EnterosisA: A statistical decision support tool for categorization of microbial quality of recreational water

Gang Xie, Kerrie Mengersen, Anne Cleary, James Udy, Anne Roiko

    Research output: Contribution to journalArticle

    Abstract

    The 95th percentile of numbers of intestinal enterococci per 100 mL, associated with estimated health risk, is used for determination of the microbial assessment category (MAC) in the National Guidelines for Managing Risks in Recreational Water published by the Australian National Health and Medical Research Council in 2008. A statistical decision support tool was developed to facilitate the analysis of microbial water quality data for the purposes of classifying recreational waterways in south-east Queensland, Australia. This analysis tool, named ‘EnterosisA’, classifies MACs based on an assessment criterion which takes account of both the calculated 95th enterococci percentile values from empirical data and the associated gastrointestinal illness risk. EnterosisA provides similar functionality to the widely used analysis tool ‘Enterotester’, but is distinguished by a completely different procedure for raw data treatment and by its assessment algorithm. Using enterococci data collected from 88 recreational water sites over the period 2010–2013, the MAC assessment results were compared between Enterotester and EnterosisA. The comparison showed that EnterosisA matched Enterotester MAC results in 86.3 % cases, with 11.4 % over-categorized (over-categorization equates to higher levels of estimated health risk) and 2.3 % under-categorized cases. EnterosisA followed a conservative approach to allocate MACs and aimed to minimize the need for user’s intervention in obtaining the assessment results. Without the involvement of hypothesis testing in the assessment procedure and with a one-click-for-answer design, the EnterosisA is much easier to use. Measured in the raw concentration data scale instead of the standardized distribution scale, the trigger levels estimated by EnterosisA are assumed to be more relevant for recreational water management decision making. The EnterosisA is shown to be a valid, alternative analysis tool in the implementation of the recreational water management guidelines through classifying the microbial water quality of water bodies. This research provides valuable empirical evidence for future revisions of the guidelines.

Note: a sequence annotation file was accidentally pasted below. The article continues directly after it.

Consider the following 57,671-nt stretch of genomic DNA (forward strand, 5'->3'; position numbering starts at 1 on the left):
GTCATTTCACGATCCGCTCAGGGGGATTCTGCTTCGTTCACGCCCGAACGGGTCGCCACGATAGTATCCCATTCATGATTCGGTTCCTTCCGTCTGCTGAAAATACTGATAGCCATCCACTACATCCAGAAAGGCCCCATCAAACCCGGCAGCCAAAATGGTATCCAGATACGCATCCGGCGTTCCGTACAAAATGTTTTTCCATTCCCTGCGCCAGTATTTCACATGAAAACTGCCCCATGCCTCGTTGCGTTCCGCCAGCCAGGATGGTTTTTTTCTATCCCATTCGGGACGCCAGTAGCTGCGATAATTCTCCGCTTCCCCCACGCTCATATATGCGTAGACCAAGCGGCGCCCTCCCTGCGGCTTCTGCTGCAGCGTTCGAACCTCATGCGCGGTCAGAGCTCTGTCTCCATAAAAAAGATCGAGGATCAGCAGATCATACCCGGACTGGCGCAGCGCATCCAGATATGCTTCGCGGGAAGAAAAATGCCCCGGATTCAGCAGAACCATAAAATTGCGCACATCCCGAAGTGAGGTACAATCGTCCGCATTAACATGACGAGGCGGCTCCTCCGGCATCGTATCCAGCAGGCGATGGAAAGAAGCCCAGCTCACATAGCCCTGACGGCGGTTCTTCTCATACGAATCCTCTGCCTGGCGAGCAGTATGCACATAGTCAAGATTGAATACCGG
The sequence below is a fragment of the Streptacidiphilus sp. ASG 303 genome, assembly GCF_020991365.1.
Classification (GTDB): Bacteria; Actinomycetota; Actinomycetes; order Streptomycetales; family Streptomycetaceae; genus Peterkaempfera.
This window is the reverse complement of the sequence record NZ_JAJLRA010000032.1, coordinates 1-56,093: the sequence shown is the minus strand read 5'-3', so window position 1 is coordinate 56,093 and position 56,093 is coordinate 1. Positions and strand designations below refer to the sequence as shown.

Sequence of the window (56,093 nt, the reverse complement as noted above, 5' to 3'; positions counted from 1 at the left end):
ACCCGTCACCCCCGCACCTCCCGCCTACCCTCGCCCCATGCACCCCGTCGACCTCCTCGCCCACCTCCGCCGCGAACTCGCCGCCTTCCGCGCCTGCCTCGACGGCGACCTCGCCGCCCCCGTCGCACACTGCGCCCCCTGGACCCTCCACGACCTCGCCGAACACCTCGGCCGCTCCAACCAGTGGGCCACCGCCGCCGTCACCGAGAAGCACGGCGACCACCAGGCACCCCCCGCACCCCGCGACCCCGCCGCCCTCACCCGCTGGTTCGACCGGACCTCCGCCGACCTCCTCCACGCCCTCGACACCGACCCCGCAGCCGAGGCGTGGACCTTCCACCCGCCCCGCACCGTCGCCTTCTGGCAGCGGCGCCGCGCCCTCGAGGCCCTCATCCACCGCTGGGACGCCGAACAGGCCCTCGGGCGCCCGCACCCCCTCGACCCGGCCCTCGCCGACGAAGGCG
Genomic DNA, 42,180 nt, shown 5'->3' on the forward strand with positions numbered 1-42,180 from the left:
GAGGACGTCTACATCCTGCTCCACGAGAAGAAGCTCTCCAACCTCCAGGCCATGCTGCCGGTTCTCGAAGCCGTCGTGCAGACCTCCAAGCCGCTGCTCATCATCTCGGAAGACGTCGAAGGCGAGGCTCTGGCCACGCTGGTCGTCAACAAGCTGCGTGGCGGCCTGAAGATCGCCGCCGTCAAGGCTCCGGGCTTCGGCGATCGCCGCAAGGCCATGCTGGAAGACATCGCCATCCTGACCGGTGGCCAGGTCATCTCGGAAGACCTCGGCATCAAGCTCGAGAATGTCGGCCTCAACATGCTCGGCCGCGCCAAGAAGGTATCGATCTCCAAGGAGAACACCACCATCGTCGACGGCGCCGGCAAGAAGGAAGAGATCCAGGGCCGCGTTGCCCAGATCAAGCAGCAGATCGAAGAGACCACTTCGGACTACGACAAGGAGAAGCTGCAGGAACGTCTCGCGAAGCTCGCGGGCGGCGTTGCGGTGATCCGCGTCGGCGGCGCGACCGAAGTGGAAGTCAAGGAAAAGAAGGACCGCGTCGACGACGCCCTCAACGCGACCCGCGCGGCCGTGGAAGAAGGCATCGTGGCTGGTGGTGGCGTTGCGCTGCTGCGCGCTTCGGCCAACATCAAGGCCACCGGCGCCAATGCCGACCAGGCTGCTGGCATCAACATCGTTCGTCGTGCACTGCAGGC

Original languageEnglish
    Pages (from-to)295-306
    Number of pages9
    JournalWater Quality, Exposure and Health
    Volume7
    Issue number3
    Early online date14 Nov 2014
    DOIs
    Publication statusPublished - Sep 2015

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